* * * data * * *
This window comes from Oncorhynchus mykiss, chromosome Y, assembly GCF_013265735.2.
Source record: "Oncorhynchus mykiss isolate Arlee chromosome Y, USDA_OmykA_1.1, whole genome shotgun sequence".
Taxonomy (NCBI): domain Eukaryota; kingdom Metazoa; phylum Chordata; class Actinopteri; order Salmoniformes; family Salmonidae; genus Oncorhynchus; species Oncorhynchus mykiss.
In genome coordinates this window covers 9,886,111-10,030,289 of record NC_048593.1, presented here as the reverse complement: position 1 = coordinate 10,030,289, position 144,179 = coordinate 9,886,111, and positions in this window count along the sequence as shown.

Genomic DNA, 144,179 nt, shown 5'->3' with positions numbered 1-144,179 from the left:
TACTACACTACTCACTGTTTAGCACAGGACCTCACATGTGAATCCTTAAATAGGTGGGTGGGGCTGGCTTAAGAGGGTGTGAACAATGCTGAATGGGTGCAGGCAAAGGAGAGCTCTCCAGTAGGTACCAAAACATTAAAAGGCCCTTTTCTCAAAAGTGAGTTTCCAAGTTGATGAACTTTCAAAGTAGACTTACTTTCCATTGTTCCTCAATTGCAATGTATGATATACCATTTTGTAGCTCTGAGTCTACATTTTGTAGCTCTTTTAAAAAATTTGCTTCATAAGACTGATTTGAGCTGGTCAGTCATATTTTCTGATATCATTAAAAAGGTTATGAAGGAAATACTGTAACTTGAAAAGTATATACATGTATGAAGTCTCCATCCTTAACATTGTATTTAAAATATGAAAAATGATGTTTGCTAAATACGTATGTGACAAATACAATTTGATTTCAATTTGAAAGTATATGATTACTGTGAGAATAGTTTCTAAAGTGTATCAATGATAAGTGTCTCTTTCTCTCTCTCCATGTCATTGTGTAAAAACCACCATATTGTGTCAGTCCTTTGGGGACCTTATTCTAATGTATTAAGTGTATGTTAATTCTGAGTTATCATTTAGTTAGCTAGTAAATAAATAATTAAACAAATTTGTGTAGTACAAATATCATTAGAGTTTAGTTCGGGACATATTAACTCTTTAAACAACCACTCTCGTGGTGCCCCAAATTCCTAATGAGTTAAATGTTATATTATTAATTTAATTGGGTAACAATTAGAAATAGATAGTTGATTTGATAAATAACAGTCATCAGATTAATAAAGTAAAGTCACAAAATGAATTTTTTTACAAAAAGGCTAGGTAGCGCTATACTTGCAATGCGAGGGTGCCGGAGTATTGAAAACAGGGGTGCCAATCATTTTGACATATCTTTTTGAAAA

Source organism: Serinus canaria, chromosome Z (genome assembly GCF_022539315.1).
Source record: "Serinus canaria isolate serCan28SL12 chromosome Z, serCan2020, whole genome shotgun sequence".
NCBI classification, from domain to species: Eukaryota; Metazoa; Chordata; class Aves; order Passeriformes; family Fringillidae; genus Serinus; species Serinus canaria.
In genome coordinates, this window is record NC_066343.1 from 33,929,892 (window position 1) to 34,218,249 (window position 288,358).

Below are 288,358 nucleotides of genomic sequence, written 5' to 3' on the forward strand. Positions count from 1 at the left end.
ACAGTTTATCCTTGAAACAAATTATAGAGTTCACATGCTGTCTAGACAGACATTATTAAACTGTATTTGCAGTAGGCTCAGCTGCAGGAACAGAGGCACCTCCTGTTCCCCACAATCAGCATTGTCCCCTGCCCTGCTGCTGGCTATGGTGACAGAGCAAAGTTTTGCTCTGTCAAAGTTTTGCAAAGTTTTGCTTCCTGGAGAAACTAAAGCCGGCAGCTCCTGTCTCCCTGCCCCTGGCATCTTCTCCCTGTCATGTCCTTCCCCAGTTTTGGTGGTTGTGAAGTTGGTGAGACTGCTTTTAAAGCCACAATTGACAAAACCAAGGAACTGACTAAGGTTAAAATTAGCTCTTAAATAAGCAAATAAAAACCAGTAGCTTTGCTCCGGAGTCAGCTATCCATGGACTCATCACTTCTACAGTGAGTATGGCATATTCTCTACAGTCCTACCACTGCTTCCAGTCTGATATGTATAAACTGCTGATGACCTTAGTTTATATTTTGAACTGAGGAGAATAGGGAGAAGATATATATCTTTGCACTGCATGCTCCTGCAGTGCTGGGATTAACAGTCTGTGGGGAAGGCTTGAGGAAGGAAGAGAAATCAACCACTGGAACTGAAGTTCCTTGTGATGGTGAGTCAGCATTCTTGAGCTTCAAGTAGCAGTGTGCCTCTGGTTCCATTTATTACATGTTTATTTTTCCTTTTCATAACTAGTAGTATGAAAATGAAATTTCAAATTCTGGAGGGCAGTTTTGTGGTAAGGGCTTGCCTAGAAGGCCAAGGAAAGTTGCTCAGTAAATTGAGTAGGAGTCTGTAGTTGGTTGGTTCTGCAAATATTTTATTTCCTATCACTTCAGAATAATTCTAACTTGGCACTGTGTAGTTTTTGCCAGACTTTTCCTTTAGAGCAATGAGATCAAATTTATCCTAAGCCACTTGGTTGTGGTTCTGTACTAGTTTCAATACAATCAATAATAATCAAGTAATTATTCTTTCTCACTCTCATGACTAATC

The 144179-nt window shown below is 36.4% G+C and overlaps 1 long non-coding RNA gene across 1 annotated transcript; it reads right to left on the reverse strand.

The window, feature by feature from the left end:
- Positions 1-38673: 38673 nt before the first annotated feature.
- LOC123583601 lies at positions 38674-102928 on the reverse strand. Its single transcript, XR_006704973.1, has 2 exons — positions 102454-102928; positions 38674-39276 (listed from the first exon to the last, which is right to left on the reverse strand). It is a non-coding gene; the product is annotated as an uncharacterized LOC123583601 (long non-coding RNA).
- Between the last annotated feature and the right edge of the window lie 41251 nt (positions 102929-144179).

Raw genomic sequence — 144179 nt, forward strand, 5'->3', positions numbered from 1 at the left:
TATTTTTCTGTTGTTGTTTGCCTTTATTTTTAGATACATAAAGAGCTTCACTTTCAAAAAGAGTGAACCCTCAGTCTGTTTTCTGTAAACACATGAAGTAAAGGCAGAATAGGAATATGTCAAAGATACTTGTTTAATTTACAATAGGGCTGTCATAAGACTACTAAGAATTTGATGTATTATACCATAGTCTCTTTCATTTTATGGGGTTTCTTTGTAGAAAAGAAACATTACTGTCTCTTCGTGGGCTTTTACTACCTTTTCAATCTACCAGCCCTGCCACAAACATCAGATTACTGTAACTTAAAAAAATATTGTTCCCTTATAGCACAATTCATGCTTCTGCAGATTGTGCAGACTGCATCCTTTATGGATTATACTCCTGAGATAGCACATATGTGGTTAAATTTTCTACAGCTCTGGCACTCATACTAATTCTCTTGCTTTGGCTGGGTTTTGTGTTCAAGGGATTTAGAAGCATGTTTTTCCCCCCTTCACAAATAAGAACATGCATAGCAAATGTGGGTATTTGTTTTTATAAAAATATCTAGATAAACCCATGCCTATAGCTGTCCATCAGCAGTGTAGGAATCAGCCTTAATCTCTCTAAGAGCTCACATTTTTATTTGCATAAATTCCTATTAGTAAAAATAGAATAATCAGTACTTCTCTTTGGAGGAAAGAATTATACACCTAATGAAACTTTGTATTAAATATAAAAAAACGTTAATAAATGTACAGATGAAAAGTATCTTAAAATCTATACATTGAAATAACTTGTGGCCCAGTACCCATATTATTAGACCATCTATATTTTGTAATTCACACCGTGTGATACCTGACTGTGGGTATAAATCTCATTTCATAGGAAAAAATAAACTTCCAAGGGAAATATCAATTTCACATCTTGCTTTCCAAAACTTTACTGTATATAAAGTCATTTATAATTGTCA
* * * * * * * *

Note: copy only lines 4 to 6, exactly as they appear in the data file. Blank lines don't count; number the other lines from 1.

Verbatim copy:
In genome coordinates this window covers 9,886,111-10,030,289 of record NC_048593.1, presented here as the reverse complement: position 1 = coordinate 10,030,289, position 144,179 = coordinate 9,886,111, and positions in this window count along the sequence as shown.

Genomic DNA, 144,179 nt, shown 5'->3' with positions numbered 1-144,179 from the left:
TACTACACTACTCACTGTTTAGCACAGGACCTCACATGTGAATCCTTAAATAGGTGGGTGGGGCTGGCTTAAGAGGGTGTGAACAATGCTGAATGGGTGCAGGCAAAGGAGAGCTCTCCAGTAGGTACCAAAACATTAAAAGGCCCTTTTCTCAAAAGTGAGTTTCCAAGTTGATGAACTTTCAAAGTAGACTTACTTTCCATTGTTCCTCAATTGCAATGTATGATATACCATTTTGTAGCTCTGAGTCTACATTTTGTAGCTCTTTTAAAAAATTTGCTTCATAAGACTGATTTGAGCTGGTCAGTCATATTTTCTGATATCATTAAAAAGGTTATGAAGGAAATACTGTAACTTGAAAAGTATATACATGTATGAAGTCTCCATCCTTAACATTGTATTTAAAATATGAAAAATGATGTTTGCTAAATACGTATGTGACAAATACAATTTGATTTCAATTTGAAAGTATATGATTACTGTGAGAATAGTTTCTAAAGTGTATCAATGATAAGTGTCTCTTTCTCTCTCTCCATGTCATTGTGTAAAAACCACCATATTGTGTCAGTCCTTTGGGGACCTTATTCTAATGTATTAAGTGTATGTTAATTCTGAGTTATCATTTAGTTAGCTAGTAAATAAATAATTAAACAAATTTGTGTAGTACAAATATCATTAGAGTTTAGTTCGGGACATATTAACTCTTTAAACAACCACTCTCGTGGTGCCCCAAATTCCTAATGAGTTAAATGTTATATTATTAATTTAATTGGGTAACAATTAGAAATAGATAGTTGATTTGATAAATAACAGTCATCAGATTAATAAAGTAAAGTCACAAAATGAATTTTTTTACAAAAAGGCTAGGTAGCGCTATACTTGCAATGCGAGGGTGCCGGAGTATTGAAAACAGGGGTGCCAATCATTTTGACATATCTTTTTGAAAA